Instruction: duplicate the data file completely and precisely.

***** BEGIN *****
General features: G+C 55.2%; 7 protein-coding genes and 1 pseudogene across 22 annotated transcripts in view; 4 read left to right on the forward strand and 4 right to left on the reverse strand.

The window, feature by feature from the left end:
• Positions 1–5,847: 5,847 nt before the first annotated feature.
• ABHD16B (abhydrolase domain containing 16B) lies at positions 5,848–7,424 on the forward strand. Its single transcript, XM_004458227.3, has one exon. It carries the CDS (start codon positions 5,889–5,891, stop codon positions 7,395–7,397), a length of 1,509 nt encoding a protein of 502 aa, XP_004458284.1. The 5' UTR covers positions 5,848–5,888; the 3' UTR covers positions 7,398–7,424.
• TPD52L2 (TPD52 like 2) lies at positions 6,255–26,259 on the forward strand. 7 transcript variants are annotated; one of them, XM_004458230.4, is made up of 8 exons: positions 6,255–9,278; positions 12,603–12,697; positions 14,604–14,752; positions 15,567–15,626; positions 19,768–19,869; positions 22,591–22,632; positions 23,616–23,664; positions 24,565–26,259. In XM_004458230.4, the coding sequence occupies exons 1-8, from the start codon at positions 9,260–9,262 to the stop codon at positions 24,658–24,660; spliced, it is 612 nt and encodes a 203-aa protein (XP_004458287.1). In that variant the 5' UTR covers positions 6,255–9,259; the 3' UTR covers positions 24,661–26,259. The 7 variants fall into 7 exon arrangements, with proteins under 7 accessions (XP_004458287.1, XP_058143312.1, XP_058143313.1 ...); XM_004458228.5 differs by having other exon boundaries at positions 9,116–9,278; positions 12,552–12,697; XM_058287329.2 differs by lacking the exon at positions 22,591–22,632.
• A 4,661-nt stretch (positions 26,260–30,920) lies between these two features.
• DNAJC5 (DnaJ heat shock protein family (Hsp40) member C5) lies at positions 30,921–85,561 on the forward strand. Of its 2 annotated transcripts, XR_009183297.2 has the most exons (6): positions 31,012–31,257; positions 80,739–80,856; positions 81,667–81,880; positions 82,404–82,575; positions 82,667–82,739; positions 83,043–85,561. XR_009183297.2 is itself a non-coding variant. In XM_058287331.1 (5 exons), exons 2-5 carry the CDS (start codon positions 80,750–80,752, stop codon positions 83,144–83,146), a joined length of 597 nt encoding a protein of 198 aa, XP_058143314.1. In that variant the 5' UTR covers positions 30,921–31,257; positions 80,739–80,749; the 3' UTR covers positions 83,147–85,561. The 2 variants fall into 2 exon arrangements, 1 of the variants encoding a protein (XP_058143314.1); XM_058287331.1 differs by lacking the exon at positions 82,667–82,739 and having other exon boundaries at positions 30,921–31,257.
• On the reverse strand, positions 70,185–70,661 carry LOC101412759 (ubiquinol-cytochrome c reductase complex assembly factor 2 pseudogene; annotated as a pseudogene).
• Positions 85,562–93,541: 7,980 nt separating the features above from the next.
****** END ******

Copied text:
General features: G+C 55.2%; 7 protein-coding genes and 1 pseudogene across 22 annotated transcripts in view; 4 read left to right on the forward strand and 4 right to left on the reverse strand.

The window, feature by feature from the left end:
• Positions 1–5,847: 5,847 nt before the first annotated feature.
• ABHD16B (abhydrolase domain containing 16B) lies at positions 5,848–7,424 on the forward strand. Its single transcript, XM_004458227.3, has one exon. It carries the CDS (start codon positions 5,889–5,891, stop codon positions 7,395–7,397), a length of 1,509 nt encoding a protein of 502 aa, XP_004458284.1. The 5' UTR covers positions 5,848–5,888; the 3' UTR covers positions 7,398–7,424.
• TPD52L2 (TPD52 like 2) lies at positions 6,255–26,259 on the forward strand. 7 transcript variants are annotated; one of them, XM_004458230.4, is made up of 8 exons: positions 6,255–9,278; positions 12,603–12,697; positions 14,604–14,752; positions 15,567–15,626; positions 19,768–19,869; positions 22,591–22,632; positions 23,616–23,664; positions 24,565–26,259. In XM_004458230.4, the coding sequence occupies exons 1-8, from the start codon at positions 9,260–9,262 to the stop codon at positions 24,658–24,660; spliced, it is 612 nt and encodes a 203-aa protein (XP_004458287.1). In that variant the 5' UTR covers positions 6,255–9,259; the 3' UTR covers positions 24,661–26,259. The 7 variants fall into 7 exon arrangements, with proteins under 7 accessions (XP_004458287.1, XP_058143312.1, XP_058143313.1 ...); XM_004458228.5 differs by having other exon boundaries at positions 9,116–9,278; positions 12,552–12,697; XM_058287329.2 differs by lacking the exon at positions 22,591–22,632.
• A 4,661-nt stretch (positions 26,260–30,920) lies between these two features.
• DNAJC5 (DnaJ heat shock protein family (Hsp40) member C5) lies at positions 30,921–85,561 on the forward strand. Of its 2 annotated transcripts, XR_009183297.2 has the most exons (6): positions 31,012–31,257; positions 80,739–80,856; positions 81,667–81,880; positions 82,404–82,575; positions 82,667–82,739; positions 83,043–85,561. XR_009183297.2 is itself a non-coding variant. In XM_058287331.1 (5 exons), exons 2-5 carry the CDS (start codon positions 80,750–80,752, stop codon positions 83,144–83,146), a joined length of 597 nt encoding a protein of 198 aa, XP_058143314.1. In that variant the 5' UTR covers positions 30,921–31,257; positions 80,739–80,749; the 3' UTR covers positions 83,147–85,561. The 2 variants fall into 2 exon arrangements, 1 of the variants encoding a protein (XP_058143314.1); XM_058287331.1 differs by lacking the exon at positions 82,667–82,739 and having other exon boundaries at positions 30,921–31,257.
• On the reverse strand, positions 70,185–70,661 carry LOC101412759 (ubiquinol-cytochrome c reductase complex assembly factor 2 pseudogene; annotated as a pseudogene).
• Positions 85,562–93,541: 7,980 nt separating the features above from the next.